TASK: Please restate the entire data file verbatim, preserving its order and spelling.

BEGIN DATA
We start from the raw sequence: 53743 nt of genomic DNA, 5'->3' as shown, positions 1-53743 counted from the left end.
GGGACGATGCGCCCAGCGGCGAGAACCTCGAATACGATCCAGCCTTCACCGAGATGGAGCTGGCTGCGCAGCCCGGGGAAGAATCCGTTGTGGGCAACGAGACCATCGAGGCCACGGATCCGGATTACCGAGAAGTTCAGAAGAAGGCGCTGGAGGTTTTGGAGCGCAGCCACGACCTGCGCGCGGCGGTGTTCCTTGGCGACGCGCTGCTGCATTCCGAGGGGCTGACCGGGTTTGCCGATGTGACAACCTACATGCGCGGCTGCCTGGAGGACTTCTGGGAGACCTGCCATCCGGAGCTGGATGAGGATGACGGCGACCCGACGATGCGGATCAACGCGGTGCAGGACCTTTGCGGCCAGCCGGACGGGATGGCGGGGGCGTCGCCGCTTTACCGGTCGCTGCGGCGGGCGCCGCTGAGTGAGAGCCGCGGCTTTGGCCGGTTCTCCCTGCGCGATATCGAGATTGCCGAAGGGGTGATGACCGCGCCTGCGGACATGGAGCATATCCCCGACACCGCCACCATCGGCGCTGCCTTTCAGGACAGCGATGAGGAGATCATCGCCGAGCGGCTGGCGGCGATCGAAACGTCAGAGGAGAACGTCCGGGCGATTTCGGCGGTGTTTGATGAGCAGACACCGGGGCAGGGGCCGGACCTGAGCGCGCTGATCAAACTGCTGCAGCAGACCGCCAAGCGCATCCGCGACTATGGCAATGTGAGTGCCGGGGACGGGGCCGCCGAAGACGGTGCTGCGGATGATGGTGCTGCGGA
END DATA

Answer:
We start from the raw sequence: 53743 nt of genomic DNA, 5'->3' as shown, positions 1-53743 counted from the left end.
GGGACGATGCGCCCAGCGGCGAGAACCTCGAATACGATCCAGCCTTCACCGAGATGGAGCTGGCTGCGCAGCCCGGGGAAGAATCCGTTGTGGGCAACGAGACCATCGAGGCCACGGATCCGGATTACCGAGAAGTTCAGAAGAAGGCGCTGGAGGTTTTGGAGCGCAGCCACGACCTGCGCGCGGCGGTGTTCCTTGGCGACGCGCTGCTGCATTCCGAGGGGCTGACCGGGTTTGCCGATGTGACAACCTACATGCGCGGCTGCCTGGAGGACTTCTGGGAGACCTGCCATCCGGAGCTGGATGAGGATGACGGCGACCCGACGATGCGGATCAACGCGGTGCAGGACCTTTGCGGCCAGCCGGACGGGATGGCGGGGGCGTCGCCGCTTTACCGGTCGCTGCGGCGGGCGCCGCTGAGTGAGAGCCGCGGCTTTGGCCGGTTCTCCCTGCGCGATATCGAGATTGCCGAAGGGGTGATGACCGCGCCTGCGGACATGGAGCATATCCCCGACACCGCCACCATCGGCGCTGCCTTTCAGGACAGCGATGAGGAGATCATCGCCGAGCGGCTGGCGGCGATCGAAACGTCAGAGGAGAACGTCCGGGCGATTTCGGCGGTGTTTGATGAGCAGACACCGGGGCAGGGGCCGGACCTGAGCGCGCTGATCAAACTGCTGCAGCAGACCGCCAAGCGCATCCGCGACTATGGCAATGTGAGTGCCGGGGACGGGGCCGCCGAAGACGGTGCTGCGGATGATGGTGCTGCGGA